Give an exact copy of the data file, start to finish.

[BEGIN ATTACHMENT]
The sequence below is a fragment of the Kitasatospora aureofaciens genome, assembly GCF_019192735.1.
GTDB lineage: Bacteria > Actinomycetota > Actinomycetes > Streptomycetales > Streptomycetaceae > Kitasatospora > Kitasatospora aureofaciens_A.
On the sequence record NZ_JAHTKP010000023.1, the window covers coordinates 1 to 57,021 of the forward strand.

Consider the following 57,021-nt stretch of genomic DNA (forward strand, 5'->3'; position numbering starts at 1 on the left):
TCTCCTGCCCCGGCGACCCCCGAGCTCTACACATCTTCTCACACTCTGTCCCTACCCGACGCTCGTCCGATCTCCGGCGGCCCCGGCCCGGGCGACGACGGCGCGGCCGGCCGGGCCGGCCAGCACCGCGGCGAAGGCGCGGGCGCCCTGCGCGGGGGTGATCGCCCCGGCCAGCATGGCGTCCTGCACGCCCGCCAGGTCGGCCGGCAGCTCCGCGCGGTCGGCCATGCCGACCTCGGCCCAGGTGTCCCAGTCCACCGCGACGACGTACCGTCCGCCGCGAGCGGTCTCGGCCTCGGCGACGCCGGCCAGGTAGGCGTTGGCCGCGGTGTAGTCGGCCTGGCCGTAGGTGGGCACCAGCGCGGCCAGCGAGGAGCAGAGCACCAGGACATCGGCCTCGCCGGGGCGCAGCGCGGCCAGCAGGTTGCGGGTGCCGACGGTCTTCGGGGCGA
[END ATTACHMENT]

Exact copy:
The sequence below is a fragment of the Kitasatospora aureofaciens genome, assembly GCF_019192735.1.
GTDB lineage: Bacteria > Actinomycetota > Actinomycetes > Streptomycetales > Streptomycetaceae > Kitasatospora > Kitasatospora aureofaciens_A.
On the sequence record NZ_JAHTKP010000023.1, the window covers coordinates 1 to 57,021 of the forward strand.

Consider the following 57,021-nt stretch of genomic DNA (forward strand, 5'->3'; position numbering starts at 1 on the left):
TCTCCTGCCCCGGCGACCCCCGAGCTCTACACATCTTCTCACACTCTGTCCCTACCCGACGCTCGTCCGATCTCCGGCGGCCCCGGCCCGGGCGACGACGGCGCGGCCGGCCGGGCCGGCCAGCACCGCGGCGAAGGCGCGGGCGCCCTGCGCGGGGGTGATCGCCCCGGCCAGCATGGCGTCCTGCACGCCCGCCAGGTCGGCCGGCAGCTCCGCGCGGTCGGCCATGCCGACCTCGGCCCAGGTGTCCCAGTCCACCGCGACGACGTACCGTCCGCCGCGAGCGGTCTCGGCCTCGGCGACGCCGGCCAGGTAGGCGTTGGCCGCGGTGTAGTCGGCCTGGCCGTAGGTGGGCACCAGCGCGGCCAGCGAGGAGCAGAGCACCAGGACATCGGCCTCGCCGGGGCGCAGCGCGGCCAGCAGGTTGCGGGTGCCGACGGTCTTCGGGGCGA